Replacing Chad Jones: Football
Filling in for No. 3 on the gridiron
On the afternoon of Jan. 11, Chad Jones announced his intentions to declare for the NFL draft via a letter submitted by his father, Al Jones Sr. The 6-3, 225-pound junior, assuming he signs with an agent, will forfeit remaining eligibility for his last football season and final two baseball seasons. Already a national champion in each sport, Jones has accomplished a great deal in his three years on campus. The experience is one he says he’ll miss. But probably not as much as the Tigers will miss him …
Can you replace Chad Jones? In a word, probably not. Okay, so that’s two words, but Jones did play two sports. A constant in the defensive backfield and a blossoming talent on the mound, Jones’ value to the athletic program can’t be overstated. So, while outright replacement is nearly impossible to expect, here’s the Tiger Rag prediction for how LSU will attempt to fill the large shoes of Chad Jones on the football field. (Part two turned its attention to Jones’ impact on the diamond)
Chad Jones’ decision to turn pro isn’t a crippling one for LSU football, but it does serve as a bit of a shock to the system. Now, a defense which will continue to fortify under John Chavis, must do so without one of its stalwarts over the past three seasons. Essentially, Jones’ departure makes the Tigers just a hair younger and leaves a question mark in an area previously answered. Who fills the free safety’s shoes?
For starters, there are two guys with experience in the defensive backfield that can help. Karnell Hatcher (6-2, 207) and Brandon Taylor (6-0, 191) each spent time in the 2009 strong safety timeshare, and each returns for his junior campaign in ‘10. Whether or not either makes the switch back to free safety remains to be seen, but the smart money’s on Taylor easing back to that position (should the answer come from these two). The reason: Hatcher’s just too strong and better in run support. He filled in for Taylor on an almost-permanent basis following the Alabama game. On that dark day in Tuscaloosa, the wheels (and confidence) started to fall off for Taylor, who was beat on a corner-route TD by Darius Hanks before having the misfortune of being one-on-one with Julio Jones on the 73-yard game-clinching score when Patrick Peterson was sidelined with cramps. Hatcher retained most of the detail from that point until the duo shared time in Orlando when the Tigers featured a heavy amount of dime coverage.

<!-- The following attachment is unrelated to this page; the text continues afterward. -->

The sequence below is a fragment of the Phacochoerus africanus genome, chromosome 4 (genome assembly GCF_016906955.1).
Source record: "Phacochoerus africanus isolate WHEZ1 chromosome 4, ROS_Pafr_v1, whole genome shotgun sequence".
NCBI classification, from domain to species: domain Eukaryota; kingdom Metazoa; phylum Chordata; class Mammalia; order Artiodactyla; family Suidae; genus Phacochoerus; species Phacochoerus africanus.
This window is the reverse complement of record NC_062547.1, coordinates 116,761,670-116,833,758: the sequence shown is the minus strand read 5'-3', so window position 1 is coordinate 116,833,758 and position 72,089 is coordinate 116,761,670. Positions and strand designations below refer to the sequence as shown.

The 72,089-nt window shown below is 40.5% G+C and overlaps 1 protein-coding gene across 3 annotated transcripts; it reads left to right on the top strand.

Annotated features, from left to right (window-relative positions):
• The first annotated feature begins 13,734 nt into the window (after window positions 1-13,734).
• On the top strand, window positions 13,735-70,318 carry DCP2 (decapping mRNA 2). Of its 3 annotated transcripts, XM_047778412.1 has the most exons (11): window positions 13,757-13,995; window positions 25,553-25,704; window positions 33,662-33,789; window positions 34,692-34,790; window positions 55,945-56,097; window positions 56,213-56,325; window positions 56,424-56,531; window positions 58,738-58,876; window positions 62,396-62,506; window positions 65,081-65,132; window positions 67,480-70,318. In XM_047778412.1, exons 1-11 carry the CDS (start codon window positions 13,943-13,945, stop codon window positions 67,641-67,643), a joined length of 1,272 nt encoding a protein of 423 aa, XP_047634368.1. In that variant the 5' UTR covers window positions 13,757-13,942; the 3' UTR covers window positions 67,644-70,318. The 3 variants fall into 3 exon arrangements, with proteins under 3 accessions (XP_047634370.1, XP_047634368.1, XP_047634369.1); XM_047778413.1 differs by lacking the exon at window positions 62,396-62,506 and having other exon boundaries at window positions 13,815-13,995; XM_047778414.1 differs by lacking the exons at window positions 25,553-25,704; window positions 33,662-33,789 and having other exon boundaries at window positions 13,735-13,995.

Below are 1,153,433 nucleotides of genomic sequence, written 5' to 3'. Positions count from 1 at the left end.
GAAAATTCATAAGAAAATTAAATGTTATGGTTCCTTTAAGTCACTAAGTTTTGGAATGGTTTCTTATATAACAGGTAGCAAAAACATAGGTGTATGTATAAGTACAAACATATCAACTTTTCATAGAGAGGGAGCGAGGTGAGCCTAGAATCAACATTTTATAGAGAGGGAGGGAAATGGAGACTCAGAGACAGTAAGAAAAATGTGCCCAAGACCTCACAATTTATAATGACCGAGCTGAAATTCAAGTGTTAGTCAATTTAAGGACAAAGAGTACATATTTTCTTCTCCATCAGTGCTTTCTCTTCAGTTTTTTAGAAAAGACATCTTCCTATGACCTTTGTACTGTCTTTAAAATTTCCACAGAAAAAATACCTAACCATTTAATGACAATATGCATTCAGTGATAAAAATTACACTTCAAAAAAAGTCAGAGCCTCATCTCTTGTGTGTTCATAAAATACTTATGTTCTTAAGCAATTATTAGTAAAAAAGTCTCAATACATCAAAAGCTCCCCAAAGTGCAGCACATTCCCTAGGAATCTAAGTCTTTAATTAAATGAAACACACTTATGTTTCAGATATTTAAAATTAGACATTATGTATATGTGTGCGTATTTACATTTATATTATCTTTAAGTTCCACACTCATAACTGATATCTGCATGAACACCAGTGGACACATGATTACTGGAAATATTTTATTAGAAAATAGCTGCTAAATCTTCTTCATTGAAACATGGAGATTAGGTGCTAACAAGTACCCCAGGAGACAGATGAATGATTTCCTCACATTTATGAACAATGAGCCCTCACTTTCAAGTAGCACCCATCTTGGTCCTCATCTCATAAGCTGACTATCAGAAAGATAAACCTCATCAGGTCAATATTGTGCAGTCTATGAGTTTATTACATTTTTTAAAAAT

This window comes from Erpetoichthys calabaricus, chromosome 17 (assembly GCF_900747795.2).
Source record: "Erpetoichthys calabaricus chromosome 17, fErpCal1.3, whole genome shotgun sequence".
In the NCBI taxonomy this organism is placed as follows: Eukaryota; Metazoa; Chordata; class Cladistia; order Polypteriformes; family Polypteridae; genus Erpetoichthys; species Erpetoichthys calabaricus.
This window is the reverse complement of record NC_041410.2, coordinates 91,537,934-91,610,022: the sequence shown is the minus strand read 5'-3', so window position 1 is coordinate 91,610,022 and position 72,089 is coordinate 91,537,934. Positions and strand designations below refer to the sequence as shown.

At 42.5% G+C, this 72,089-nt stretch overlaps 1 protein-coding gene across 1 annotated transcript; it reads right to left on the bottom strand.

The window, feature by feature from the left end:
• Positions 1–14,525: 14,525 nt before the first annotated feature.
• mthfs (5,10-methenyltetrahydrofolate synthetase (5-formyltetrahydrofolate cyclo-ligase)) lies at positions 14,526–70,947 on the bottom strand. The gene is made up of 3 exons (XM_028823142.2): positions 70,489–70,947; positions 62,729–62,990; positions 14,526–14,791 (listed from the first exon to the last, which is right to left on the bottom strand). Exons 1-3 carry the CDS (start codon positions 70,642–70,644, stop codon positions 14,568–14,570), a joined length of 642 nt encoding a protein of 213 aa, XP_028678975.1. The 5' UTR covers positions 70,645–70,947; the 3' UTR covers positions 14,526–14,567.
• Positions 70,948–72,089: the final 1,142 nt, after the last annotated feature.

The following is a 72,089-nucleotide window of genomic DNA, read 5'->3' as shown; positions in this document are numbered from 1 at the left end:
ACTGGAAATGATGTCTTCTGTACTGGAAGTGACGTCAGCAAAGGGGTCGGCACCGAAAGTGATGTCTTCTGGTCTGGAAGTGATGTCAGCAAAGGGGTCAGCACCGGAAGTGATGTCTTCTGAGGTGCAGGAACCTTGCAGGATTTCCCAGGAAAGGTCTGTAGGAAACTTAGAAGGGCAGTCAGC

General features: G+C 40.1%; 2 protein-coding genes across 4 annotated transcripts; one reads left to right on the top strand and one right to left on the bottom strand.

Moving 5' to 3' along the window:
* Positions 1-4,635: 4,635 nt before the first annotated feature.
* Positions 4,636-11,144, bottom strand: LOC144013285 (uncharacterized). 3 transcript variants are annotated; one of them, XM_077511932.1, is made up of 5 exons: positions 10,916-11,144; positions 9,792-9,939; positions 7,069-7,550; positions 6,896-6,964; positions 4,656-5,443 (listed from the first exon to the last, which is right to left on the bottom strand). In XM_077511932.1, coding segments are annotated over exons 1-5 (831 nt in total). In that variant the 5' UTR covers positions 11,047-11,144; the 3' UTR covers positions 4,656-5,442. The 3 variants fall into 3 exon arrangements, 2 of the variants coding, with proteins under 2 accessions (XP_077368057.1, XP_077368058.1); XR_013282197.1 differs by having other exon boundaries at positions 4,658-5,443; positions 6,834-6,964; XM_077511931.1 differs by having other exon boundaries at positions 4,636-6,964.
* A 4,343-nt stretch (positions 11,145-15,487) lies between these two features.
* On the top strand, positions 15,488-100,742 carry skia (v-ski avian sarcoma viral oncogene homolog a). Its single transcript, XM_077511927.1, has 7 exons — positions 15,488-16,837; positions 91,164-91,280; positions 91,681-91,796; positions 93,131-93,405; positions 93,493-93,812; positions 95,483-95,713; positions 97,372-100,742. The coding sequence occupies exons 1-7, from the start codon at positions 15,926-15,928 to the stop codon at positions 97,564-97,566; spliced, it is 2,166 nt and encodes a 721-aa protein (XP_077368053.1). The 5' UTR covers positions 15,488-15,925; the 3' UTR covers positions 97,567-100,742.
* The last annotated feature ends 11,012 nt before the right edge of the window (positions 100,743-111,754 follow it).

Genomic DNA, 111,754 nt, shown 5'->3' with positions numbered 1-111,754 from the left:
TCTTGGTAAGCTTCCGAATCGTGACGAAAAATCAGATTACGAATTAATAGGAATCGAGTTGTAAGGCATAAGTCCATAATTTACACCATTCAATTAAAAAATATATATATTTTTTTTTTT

Regardless of who steps in, there’s a need to improve in a hurry. Especially when taking into consideration who returns next season to the SEC West: Julio Jones of the defending champ Tide, Greg Childs and the young receivers at Arkansas (with the Mallett cannon throwing to them) and a bevy of talented WRs at Auburn, including DeAngelo Benton. If the solution isn’t a tandem of Hatcher and Taylor at the two safeties, that can mean only one thing: It’s Craig Loston time!
Coming off an injury-plauged freshman season, the Houston native will be chomping at the bit to show he really was the best safety in the land coming out of high school in 2009. He may well be the direct descendant to the Chad Jones throne, while the other two duke it out at strong safety. Loston (6-2, 193) certainly has the measurables and pedigree - he’s cousins with Russell Shepard - but it’ll be up to him to show he’s ready for the prime time. Keeping it all in the family with Shepard, it’s interesting that Jones’ exit also opens up the door for him to monopolize punt returns. Of course with Chuck Scott, Keiland Williams and Trindon Holliday gone, Shepard already figured to be a bigger part of the ‘10 offense. Well tack on special teams, too. It’ll be high time for two true sophomores - Loston and Shepard - to face the SEC music for the first time. It’s a tough task and it’s one that may, in some ways, set the progression of LSU’s secondary back a season.